As for the roll of the dice, let’s face it. All the fancy casino advertising aside, with their scenes of laughing, good-looking actors and actresses, a drink in one hand, rolling the dice at the craps table with the other (and, by the way, that smile that comes with winning), there is always something a bit disappointing about casinos when we walk into real ones. Too many truly ordinary people sitting at row after row of slot machines, tobacco smoke filling the air, lifelong dreams of security, financial or otherwise, going up in that very smoke. That scene in some ways is metaphorically the story of more of us than we want to admit: not necessarily of us actually in casinos, but stories of dreams turned to ash, of losing when we thought we would win, sometimes simultaneous overwhelming odds and an underwhelming life. Those are the real-life stories of our own deaths that keep us awake in the middle of the night, not some glittery ad that sends us into a contented sleep.

But the writer of the Book of Acts is saying to us that that in some sense that is where God is: among the anonymous, among the ordinary, among those whose lot has been cast. Those are the very people whom God chooses to use for the spreading of the Good News. How do we take our ordinary, in-so-many-ways-disappointing lives, and show others that there is good news in the holy truth that all people are lovely and loved, even if the dice have not necessarily rolled our way? We who call ourselves Christians have the privilege of showing how the many deaths we have undergone can be preludes to new life.

Remember what I said about Matthias? They looked for someone who had simply hung around Jesus. Or as the lesson states it, someone “beginning from the baptism….” You see, the story is that the good news becomes part and parcel of the lives of people who have hung around Jesus from their baptism. That is what the church offers: we baptize you and we confirm you, and we ask you to hang around Jesus and see what happens. Listen to our Baptismal Covenant: Will you continue in the breaking of the bread? We ask you to stay around and see Jesus in the church: in the bread, in the wine, in the people who sit beside us or in who sit ten pews away. And outside the church: the people who wouldn’t know what the inside of a church looks like. When we stay around week after week, when we start to take a serious look at our own lives, we are then ready to start sharing Good News of death turned into life with people who cannot yet see that the ashes of their lives can have any meaning, in part by the way we treat them. That treating them as God’s beloved is basic evangelism.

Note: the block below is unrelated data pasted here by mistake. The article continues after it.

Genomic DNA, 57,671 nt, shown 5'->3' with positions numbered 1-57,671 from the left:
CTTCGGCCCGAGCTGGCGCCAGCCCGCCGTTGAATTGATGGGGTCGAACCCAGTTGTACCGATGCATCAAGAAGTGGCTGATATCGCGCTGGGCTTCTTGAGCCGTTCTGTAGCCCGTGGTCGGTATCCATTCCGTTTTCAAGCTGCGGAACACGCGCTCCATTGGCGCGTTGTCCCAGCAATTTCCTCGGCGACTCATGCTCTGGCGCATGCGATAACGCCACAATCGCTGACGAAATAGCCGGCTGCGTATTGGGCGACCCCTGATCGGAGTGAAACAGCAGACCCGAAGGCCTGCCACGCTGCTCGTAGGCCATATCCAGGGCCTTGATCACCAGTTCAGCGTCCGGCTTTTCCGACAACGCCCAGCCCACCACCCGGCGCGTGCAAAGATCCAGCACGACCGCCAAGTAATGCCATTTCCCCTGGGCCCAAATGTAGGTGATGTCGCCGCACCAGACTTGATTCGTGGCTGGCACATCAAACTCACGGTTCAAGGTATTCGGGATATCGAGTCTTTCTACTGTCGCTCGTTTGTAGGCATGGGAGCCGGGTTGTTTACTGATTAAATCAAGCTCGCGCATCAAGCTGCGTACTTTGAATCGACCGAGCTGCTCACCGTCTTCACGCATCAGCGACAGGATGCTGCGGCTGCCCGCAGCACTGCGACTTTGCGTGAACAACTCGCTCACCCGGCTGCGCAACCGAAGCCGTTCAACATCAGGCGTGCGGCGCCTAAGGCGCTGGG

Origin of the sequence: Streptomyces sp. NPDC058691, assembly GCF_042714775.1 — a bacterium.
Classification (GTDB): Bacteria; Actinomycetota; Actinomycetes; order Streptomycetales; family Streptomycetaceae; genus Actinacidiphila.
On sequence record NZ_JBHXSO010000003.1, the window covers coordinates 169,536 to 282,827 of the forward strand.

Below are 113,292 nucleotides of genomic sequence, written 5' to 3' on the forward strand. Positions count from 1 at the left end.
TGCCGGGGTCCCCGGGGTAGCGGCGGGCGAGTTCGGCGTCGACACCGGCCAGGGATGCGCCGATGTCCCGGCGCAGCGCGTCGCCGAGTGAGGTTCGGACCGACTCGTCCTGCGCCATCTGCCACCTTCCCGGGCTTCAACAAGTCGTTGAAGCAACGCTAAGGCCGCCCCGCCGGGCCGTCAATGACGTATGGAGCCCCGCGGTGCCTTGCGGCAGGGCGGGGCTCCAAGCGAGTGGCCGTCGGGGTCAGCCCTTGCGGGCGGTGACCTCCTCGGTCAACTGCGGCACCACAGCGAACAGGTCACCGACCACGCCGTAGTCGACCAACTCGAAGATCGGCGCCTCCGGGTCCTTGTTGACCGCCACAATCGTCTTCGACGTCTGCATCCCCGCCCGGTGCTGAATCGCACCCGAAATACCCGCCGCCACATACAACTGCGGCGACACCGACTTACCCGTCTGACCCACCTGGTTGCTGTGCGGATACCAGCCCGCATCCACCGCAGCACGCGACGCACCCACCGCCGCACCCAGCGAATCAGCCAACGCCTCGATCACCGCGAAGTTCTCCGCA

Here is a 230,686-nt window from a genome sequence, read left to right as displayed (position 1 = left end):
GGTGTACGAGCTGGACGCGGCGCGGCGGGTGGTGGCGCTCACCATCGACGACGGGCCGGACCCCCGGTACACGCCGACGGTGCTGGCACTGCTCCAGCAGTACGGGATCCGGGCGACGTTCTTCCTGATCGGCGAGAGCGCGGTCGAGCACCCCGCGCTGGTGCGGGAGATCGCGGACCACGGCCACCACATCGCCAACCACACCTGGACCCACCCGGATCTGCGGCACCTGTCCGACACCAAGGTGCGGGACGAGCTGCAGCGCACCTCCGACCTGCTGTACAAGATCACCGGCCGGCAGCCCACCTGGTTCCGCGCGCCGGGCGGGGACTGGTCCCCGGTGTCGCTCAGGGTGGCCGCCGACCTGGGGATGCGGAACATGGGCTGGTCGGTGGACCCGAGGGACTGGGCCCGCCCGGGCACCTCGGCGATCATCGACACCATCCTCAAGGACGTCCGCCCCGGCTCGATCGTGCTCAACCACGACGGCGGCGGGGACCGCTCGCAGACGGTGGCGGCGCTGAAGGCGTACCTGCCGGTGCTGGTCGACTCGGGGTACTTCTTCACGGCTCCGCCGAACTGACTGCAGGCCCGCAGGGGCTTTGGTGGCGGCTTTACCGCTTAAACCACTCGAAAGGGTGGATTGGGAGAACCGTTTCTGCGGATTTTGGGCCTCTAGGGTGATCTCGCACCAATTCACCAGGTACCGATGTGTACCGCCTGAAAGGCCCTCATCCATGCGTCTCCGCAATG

My dream for the church is simple: To have ordinary people discover the love of God so profoundly that we start seeing Jesus all around us. And then live into that truth. To live as if every person we see IS the resurrected Christ. And that includes our families, our employers, our political adversaries, immigrants, people south of the Interstate who live on welfare, even our own broken selves. When we live that way, we are apostles, witnesses to the resurrection, people sent into the world because we see the world as a holy place. Our name becomes Matthias. We may not be heard of again. But don’t despair. Our lot has already been cast as one of God’s beloved. Amen.